"When the rape of Israeli women cannot be unequivocally condemned because of their status as Jews... it is clear that many of the country’s putatively best minds are unable to make basic moral judgments." --Ben Sasse
In "The Moral Decline of Elite Universities," published in The Atlantic, Ben Sasse offers a compelling critique of the current state of higher education, emphasizing its impact on Jewish students and the Jewish community. He draws a parallel between the evasive behavior of tobacco executives in the 1990s and the attitudes of today's university presidents, particularly in their handling of issues related to anti-Semitism and the Israeli-Palestinian conflict.
Sasse's article brings to light the concerning stance of these educational leaders on crucial matters. He underscores the irony of how, in some academic circles, the oppression of Israeli women and calls for genocide need "additional context" before being condemned, illustrating a troubling moral ambiguity when it comes to matters affecting Jewish people.
The piece also delves into the broader issue of "intersectionality" in academia, which Sasse argues has led to a skewed understanding of victimhood and oppression. This, he suggests, has had a direct and detrimental impact on Jewish students on campuses, where their experiences and concerns are often dismissed or minimized due to their perceived societal status.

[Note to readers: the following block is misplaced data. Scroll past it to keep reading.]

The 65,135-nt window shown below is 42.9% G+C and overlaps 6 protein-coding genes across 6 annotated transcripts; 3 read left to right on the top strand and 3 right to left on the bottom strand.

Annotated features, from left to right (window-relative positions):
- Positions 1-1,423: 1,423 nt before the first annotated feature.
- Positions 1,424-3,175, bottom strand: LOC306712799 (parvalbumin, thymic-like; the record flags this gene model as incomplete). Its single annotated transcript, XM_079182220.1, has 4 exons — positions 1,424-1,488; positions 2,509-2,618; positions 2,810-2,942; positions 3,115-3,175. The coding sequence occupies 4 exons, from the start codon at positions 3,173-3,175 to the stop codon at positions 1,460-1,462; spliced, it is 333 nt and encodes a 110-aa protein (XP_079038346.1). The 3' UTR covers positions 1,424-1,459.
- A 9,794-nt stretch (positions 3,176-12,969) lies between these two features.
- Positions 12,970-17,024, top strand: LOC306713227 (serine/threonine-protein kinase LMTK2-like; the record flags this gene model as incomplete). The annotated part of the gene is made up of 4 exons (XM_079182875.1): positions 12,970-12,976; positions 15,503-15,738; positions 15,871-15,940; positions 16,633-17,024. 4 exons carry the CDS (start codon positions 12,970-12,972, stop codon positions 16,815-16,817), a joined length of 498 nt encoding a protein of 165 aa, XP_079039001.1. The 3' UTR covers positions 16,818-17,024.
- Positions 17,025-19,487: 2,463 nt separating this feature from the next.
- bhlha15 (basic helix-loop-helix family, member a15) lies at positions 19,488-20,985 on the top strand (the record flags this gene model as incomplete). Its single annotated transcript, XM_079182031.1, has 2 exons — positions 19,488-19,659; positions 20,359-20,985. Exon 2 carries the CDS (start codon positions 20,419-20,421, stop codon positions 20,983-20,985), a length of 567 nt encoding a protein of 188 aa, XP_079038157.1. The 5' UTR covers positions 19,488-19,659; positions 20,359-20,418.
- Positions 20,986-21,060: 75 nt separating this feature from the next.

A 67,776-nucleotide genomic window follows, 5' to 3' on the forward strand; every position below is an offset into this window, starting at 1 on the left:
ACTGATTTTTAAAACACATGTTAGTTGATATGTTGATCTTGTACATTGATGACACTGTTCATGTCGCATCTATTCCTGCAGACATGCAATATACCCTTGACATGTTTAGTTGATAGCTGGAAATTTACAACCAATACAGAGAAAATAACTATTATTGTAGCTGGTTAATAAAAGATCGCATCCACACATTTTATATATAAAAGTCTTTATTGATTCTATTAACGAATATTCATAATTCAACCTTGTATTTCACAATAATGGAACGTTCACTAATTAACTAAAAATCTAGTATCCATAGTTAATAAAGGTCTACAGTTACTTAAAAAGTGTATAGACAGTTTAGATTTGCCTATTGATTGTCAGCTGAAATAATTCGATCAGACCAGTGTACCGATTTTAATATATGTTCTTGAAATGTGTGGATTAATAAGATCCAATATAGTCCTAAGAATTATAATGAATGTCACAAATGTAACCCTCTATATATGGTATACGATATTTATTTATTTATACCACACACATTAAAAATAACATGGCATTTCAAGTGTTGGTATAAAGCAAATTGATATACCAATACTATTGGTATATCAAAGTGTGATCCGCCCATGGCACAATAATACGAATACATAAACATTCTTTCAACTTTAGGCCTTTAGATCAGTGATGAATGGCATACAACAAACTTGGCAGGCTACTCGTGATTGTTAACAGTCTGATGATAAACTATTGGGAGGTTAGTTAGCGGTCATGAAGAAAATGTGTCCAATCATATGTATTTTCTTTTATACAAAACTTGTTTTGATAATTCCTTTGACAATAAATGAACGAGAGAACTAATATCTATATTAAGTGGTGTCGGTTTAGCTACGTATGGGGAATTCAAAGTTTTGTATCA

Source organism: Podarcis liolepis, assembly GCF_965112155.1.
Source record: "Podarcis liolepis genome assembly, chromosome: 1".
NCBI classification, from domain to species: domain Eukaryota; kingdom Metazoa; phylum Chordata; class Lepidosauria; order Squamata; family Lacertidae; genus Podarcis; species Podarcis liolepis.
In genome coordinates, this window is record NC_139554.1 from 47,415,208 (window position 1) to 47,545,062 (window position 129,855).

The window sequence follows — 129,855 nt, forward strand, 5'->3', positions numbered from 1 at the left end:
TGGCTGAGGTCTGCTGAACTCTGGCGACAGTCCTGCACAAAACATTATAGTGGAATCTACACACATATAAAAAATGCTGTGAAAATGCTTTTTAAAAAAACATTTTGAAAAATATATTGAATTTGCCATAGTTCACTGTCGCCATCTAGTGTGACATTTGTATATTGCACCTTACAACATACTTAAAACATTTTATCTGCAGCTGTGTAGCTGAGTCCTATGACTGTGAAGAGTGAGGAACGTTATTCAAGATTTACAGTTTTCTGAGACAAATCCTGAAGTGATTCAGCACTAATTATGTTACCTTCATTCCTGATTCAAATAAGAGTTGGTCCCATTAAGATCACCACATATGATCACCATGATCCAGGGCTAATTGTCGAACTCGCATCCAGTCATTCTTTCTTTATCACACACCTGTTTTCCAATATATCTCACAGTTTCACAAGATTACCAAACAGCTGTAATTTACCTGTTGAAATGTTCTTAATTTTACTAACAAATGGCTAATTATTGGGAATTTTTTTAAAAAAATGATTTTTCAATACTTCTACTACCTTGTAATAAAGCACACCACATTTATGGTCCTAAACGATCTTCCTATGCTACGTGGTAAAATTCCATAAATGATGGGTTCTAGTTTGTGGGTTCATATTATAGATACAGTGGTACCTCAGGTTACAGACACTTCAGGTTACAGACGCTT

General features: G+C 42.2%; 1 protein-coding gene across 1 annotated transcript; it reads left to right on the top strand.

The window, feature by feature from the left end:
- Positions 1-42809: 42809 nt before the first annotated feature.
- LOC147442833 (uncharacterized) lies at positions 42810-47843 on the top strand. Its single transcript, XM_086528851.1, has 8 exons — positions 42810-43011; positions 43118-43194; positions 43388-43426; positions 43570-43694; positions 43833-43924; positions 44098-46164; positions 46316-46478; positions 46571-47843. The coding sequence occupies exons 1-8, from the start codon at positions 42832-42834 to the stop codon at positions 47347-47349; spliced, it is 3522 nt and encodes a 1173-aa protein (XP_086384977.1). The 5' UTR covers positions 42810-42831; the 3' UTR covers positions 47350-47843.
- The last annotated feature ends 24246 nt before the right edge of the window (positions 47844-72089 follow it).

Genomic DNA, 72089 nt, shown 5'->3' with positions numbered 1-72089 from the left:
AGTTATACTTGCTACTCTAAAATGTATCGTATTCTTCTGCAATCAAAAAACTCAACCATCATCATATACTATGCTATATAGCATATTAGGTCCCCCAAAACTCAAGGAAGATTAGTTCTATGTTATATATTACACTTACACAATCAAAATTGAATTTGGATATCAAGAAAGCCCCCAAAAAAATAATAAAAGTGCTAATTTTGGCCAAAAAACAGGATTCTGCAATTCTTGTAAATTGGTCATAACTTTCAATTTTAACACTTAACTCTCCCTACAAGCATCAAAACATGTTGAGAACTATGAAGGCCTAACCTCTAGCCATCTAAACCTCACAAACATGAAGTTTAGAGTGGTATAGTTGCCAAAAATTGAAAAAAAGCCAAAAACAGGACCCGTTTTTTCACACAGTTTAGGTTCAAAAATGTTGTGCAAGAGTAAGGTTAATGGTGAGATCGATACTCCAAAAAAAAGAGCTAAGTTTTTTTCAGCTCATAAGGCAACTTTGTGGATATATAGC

Sasse reflects on how this ideological shift might affect the perception of historical figures like Martin Luther King Jr. He posits that King's emphasis on universal human dignity might not fit well with current academic narratives, as evidenced by his statement: "It’s gut-wrenching to think that America’s greatest civil-rights leader...would have his 'Letter From Birmingham Jail' criticized and dismissed for citing only dead white males if it were written today."
The article is not just a critique but a call to action, urging a return to classical liberal values in higher education. Sasse advocates for a recommitment to the pursuit of truth, individual merit, and the appreciation of diverse viewpoints, including those of Jewish students and the broader Jewish community.
In summary, Sasse's article is a thought-provoking examination of the moral challenges facing elite universities, especially in their treatment of Jewish students and issues. He calls for an academic environment where intellectual curiosity, respectful disagreement, and the pursuit of truth are paramount, fostering a more inclusive and understanding academic community.